So what have we got? People being snatched from their lives and being dropped into an endless shifting maze that looks like a 1980s hotel with bad dreams in the bedrooms. Well apart from anything else that’s just rude.
It’s often said that Doctor Who is at its best when the roots of a story shine through. Numerous stories from the classic series reference sources as diverse as Hammer Horror, Buddhism, British colonialism, and the BBC’s Quatermass serials of the 1950s. With “The God Complex” the influence of “The Shining” and “1984” are plain for all to see. The former provided a surreal hotel setting from which there is no escape, and the latter the concept of a room where characters faced their greatest fears.
With his third script for “Doctor Who”, Toby Whithouse (creator of “Being Human”) provided a different style of outing to his previous stories, “School Reunion” and “Vampires of Venice”. Rather than hoards of alien creatures on the cusp of invasion under the guidance of a charismatic leader, “The God Complex” was a tale of fear and faith. Whithouse’s previous scripts had also contained kisses to the past of “Doctor Who”. In “Vampires of Venice” there was a subtle one with William Hartnell’s First Doctor appearing on the lending card from Shoreditch Library. “School Reunion” featured a huge kiss with the presence of both Sarah Jane Smith (the legendary and much-missed Elisabeth Sladen) and K-9 from the much-loved 1970s era. In “The God Complex” the kiss came by making the Minotaur’s species a relation to the planet-hopping Nimon from 1979’s “The Horns of Nimon”. It was Whithouse’s love of Greek mythology that lead to the Minotaur being used as the monster of the piece but he must have known all the die-hard fans at home would go “hang on…that looks a Nimon”.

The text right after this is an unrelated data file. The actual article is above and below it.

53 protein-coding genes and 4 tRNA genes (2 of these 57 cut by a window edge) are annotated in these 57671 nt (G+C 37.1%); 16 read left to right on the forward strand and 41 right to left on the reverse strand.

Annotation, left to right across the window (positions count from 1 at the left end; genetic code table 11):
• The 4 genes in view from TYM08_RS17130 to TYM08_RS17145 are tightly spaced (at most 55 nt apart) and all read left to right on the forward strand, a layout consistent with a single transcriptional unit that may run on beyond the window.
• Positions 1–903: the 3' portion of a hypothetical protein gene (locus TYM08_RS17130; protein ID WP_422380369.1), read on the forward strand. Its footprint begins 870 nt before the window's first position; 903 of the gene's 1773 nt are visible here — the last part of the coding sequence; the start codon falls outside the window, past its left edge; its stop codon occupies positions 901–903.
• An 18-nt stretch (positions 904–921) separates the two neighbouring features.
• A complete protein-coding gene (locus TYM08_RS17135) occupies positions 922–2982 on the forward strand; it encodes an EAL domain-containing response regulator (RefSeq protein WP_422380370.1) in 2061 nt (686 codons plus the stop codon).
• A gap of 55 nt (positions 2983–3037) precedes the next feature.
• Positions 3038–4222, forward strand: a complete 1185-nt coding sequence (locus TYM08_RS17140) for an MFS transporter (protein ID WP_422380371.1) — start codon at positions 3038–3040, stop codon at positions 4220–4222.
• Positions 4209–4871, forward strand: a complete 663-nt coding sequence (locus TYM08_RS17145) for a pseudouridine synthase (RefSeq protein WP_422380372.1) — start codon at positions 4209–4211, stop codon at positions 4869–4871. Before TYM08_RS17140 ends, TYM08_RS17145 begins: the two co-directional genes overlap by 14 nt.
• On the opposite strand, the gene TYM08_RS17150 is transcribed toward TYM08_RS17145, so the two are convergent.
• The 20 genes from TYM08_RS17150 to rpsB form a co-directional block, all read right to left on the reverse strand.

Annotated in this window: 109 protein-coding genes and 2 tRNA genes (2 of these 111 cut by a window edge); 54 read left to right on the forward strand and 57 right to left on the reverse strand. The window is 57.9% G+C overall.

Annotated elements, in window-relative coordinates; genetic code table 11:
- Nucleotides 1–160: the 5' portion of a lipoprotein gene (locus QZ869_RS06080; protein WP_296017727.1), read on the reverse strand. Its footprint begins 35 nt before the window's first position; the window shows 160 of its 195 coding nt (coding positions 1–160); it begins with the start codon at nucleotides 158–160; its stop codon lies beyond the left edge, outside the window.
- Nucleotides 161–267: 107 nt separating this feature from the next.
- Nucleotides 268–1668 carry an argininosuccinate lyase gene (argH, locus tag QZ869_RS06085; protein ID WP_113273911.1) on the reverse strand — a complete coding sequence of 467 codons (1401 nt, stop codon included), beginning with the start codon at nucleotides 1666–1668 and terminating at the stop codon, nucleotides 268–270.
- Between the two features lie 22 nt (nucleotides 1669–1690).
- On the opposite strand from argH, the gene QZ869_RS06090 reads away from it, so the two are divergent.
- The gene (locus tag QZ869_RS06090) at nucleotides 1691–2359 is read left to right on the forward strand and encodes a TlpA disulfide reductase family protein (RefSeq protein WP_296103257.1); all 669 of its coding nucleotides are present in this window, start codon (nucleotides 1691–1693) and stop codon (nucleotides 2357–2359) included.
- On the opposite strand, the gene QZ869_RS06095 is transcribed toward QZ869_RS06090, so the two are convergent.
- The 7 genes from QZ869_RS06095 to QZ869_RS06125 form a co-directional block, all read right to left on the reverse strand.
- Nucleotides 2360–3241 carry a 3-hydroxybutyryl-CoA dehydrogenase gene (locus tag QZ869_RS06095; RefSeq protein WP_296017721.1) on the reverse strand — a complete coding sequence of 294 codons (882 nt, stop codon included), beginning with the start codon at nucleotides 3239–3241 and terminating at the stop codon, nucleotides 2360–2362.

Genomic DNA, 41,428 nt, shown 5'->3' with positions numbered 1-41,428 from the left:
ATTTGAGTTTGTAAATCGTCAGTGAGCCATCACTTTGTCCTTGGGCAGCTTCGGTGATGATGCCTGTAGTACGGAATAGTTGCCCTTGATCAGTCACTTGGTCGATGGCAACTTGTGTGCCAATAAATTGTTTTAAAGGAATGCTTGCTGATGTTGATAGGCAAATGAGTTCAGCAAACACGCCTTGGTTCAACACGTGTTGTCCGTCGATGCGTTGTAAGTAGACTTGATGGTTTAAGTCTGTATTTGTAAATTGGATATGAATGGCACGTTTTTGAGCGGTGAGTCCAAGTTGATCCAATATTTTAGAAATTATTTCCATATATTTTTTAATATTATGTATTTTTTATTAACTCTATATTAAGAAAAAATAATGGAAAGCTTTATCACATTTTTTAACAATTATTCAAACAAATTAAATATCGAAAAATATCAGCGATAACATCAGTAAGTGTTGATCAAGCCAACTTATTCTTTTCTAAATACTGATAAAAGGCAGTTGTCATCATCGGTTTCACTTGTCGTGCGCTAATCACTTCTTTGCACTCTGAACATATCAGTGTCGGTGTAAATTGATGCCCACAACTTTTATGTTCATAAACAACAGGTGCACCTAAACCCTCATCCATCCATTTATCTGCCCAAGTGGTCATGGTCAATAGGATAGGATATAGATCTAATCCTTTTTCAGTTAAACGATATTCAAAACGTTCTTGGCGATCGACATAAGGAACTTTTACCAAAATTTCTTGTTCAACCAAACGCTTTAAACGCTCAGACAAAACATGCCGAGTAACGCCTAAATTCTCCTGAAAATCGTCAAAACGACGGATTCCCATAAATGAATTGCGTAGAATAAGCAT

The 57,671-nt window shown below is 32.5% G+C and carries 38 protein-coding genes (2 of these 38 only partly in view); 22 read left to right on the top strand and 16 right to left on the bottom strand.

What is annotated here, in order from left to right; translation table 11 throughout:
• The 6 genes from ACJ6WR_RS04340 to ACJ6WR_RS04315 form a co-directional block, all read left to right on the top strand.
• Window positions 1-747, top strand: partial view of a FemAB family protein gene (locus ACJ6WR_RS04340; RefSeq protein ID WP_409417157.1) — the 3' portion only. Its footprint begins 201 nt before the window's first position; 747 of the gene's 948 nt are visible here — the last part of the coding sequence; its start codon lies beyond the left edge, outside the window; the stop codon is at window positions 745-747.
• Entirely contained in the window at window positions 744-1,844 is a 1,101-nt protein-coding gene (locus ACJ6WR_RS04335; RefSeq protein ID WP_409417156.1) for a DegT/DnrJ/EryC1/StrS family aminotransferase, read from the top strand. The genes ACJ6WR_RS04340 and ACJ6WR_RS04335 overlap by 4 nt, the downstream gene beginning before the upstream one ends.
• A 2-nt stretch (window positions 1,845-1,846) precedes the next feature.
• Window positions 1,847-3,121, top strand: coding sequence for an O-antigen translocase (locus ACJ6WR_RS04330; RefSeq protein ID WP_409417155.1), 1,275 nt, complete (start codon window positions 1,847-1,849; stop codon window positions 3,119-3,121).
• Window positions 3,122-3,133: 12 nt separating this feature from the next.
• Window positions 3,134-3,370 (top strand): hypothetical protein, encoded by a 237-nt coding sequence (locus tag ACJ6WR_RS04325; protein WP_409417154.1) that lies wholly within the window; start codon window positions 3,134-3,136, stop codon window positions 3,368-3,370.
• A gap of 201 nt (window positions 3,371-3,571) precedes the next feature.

The writer was also clearly exacting revenge upon hideous hotels where he must have spent inordinate amounts of time listening to mind-numbing muzak…
Director Nick Hurran served up a feast of surreal imagery and jump editing that rendered “The God Complex” the nearest “Doctor Who” had ever come to being an art house film. Hurran employed inventive use of out-of-focus shots, reflections, shadows, and CCTV footage. Even the near-50 year staples of point-of-view shots for the monster and running-along-corridors were delivered in fresh and original ways. Though it’s not a style the series could sustain every week without giving the viewer acute vertigo.
Even Murray Gold’s often “bombastic” score picked up on the more surreal and playful aspects of the script and direction. Though at times it did feel as though the production team employed a lot of tricks from left-field to cover up the fact that this was in essence a “running-around-lots” tale. A sense that this story and the two preceding ones (“Night Terrors” and “The Girl Who Waited”) used reduced casts and settings to save budget and resources for the more outlandish and epic Steven Moffat scripts.
Every time the Doctor gets pally with someone I have this overwhelming urge to notify their next of kin.
Twice in the history of “Doctor Who” characters were created for one-off appearances only for their potential to be spotted during filming and elevated to the status of continuing companion. The first was Jamie McCrimmon during the Patrick Troughton era and the second was Nyssa during the Peter Davison era. Surely during the production of “The God Complex” more than one person must have said, “Wouldn’t Rita make a great companion?” Reminiscent of Martha Jones with her medical background, Rita was self-assured, not easily fazed, and (as the Doctor put it) a “clever clogs”. She perfectly described how the British deal with any crisis: ”tea and tutting”.
In the revived series “big name” guest stars are thankfully not showcased and hyped to the detriment of an episode as was the case in many instances in the classic series towards the end of the John Nathan Turner era. Mention of Ken Dodd in “Delta and the Bannermen”, or Joan Sims in the first four episodes of “The Trial of a Time Lord”, and devoted “Doctor Who” fans are is guaranteed to head for the nearest pub to stave off the horrendous memories that have been created. Famous for “Little Britain”, David Walliams, as the cowardly mole-like Gibbis, fitted seamlessly into the ensemble cast.
How much fan fiction about his travels with the Doctor, Amy and Rory has already been written about Gibbis as he went off in the TARDIS at the end?